Since 2017, the International Centre of Clinical Research at St. Anne’s University Hospital in Brno (FNUSA-ICRC) has been part of the European Sleep Apnea Database (ESADA) project. The Centre in Brno has provided data on more than 700 patients and is now among two institutions with the highest number of patients included in the project each year. In January 2020, FNUSA-ICRC will be hosting an ESADA meeting. For a few days, Brno will host experts from different parts of Europe whose research contributes to healthier sleep, which in turn decreases the risk of further health complications.
FNUSA-ICRC’s sleep laboratories are among the most modern, not just in the Czech Republic, but also in Europe. Each month, they examine over 60 patients who are admitted for one day, and besides sleep disorder diagnostics, which are referred to as sleep apnea or sleep respiratory arrest, they research the effects of sleep disorders on the occurrence and development of cardiovascular diseases.
In 2017, FNUSA-ICRC joined the ESADA project, which serves as a reference database of European sleep apnea disorder patients. “So far, we have provided data on 732 patients and in the past year, we became the second largest contributor to the database, which is a joint project of 33 research centres from all over Europe ,” explains Associate Professor Ondřej Ludka, the head researcher of the FNUSA-ICRC Sleep Medicine research team.
The database contains information on more than 25,000 patients. Researchers often use the data for their own research work and moreover, it also helps them improve care for their patients. “ESADA represents a bridge facilitating education and knowledge transfer between participating centres. We have also been trying to connect the register with other larger European databases,” adds Ludka.
Information from the register is also used by the Sleep Medicine research team. The data are used in quality scientific articles published in leading journals over the world. In 2019, Ludka will co-author two articles to be published in impact journals. They will use information from the database. The articles will describe correlations between high cholesterol levels and breathing-related sleep disorders, as well as cancer in women and sleep apnoea (“Hyperlipidemia Prevalence and Cholesterol Control in Obstructive Sleep Apnea: Data from the European Sleep Apnea Database (ESADA)” and “Cancer prevalence is increased in females with sleep apnoea – data from the ESADA”).
FNUSA-ICRC´s position as one of the leading sleep research centres is also confirmed by the fact that at the last ESADA meeting, the Brno centre was chosen as the venue for the ESADA European Sleep Research Society project meeting for January 2020.
World Sleep Day 15 March 2019 – How to achieve better and healthier sleep?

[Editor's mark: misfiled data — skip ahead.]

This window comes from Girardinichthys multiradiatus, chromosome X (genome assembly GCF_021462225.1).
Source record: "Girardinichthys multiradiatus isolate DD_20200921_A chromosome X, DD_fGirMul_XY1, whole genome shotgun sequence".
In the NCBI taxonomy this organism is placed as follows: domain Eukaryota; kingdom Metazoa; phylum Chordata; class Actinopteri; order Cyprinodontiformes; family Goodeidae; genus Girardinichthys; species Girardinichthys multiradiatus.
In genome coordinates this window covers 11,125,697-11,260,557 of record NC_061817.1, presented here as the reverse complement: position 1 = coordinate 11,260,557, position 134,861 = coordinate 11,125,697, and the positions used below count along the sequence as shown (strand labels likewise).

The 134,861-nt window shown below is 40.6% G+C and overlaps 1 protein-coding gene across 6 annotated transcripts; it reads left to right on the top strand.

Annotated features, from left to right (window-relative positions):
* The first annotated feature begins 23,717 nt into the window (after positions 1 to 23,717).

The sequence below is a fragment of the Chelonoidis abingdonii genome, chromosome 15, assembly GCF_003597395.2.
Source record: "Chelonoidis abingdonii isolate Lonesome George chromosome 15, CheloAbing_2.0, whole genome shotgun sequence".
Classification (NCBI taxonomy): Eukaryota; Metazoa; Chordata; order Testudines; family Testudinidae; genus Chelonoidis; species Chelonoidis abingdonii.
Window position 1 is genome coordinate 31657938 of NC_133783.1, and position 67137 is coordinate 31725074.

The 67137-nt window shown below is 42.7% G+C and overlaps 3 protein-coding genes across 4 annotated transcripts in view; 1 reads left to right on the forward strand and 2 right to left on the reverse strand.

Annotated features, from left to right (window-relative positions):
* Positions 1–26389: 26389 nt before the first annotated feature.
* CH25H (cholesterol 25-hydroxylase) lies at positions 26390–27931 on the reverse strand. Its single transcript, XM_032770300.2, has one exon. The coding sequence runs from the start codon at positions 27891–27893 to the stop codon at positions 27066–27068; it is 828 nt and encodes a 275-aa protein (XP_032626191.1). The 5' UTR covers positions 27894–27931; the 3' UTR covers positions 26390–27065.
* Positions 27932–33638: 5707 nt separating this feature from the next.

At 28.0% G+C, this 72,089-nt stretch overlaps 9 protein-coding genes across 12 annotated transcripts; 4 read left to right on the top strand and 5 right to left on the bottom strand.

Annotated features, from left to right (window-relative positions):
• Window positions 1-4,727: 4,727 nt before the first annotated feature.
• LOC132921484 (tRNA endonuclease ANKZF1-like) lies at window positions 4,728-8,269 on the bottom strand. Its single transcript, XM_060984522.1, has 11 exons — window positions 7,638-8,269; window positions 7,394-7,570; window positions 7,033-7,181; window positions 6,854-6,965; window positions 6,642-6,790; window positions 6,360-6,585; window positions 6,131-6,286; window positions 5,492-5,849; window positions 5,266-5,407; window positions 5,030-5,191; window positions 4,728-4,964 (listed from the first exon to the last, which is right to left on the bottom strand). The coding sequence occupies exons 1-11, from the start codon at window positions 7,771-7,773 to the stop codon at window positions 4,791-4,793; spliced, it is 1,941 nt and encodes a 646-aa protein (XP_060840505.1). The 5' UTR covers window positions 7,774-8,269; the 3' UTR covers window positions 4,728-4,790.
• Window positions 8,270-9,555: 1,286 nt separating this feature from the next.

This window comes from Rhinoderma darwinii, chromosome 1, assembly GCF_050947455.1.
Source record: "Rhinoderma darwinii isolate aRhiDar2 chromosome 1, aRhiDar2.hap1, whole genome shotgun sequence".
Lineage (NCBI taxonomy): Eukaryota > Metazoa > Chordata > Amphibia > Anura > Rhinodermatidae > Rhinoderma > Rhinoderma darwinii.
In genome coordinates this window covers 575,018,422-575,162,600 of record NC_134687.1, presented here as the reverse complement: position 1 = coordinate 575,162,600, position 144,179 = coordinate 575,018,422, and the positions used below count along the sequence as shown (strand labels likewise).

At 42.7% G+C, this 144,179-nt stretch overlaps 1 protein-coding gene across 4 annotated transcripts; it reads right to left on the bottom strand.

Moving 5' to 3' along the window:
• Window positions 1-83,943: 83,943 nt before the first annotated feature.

People spend as much as one-third of lives sleeping. Sleep is one of humanity’s essential needs, just like food and liquid intake, and it significantly effects overall human health. Everybody has encountered a short-term sleep disorder at least once in their lives; 15 to 30% of the population is affected by a chronic sleep disorder. Sleep can be improved by observing several rules; however, if you are experiencing more serious sleep disorders, you should always consult your doctor.
RECOMMENDATION FOR BETTER SLEEP – RULES:
- Avoid drinking coffee, green or black tea, cola or energy drinks approximately 4 to 6 hours before going to bed. It also advisable to stay away from alcohol, which negatively affects the quality of sleep.
- Do not eat any heavy food in the evening; have your last meal 3-4 hours before going to bed.
- Do not address any important issues in the evening that might upset you.
- A light walk after dinner may improve your sleep; on the other hand, more difficult physical activity before sleep (3 to 4 hours) may be disruptive.
- It is also advisable to refrain from smoking, especially before falling asleep and when you wake up in the middle of the night.
- The bed and bedroom should only be used for sleeping and sex life.
- It is a good idea to minimize noise and light in the bedroom and fall asleep at a temperature ranging between 18 and 20 °C.
- We should get up and go to bed approximately at the same time every day (including weekends).
- We should not spend any extra time in bed; the bed is meant for sleeping, not thinking or tossing and turning.
Doc. MUDr. Ondřej Ludka, Ph.D.
a leading cardiologist specializing in sleep medicine
In his research, he focuses on risk factors such as respiratory disorders during sleep and respiratory arrest or sleep apnea, and its link to obesity and other cardiovascular diseases, including myocardial infarction. Associate Professor Ludka is the head of the Cardiovascular Sleep Centre at FNUSA-ICRC – one of the few workplaces in the EU that specializes in sleep disorder diagnostics and in patients with cardiovascular diseases.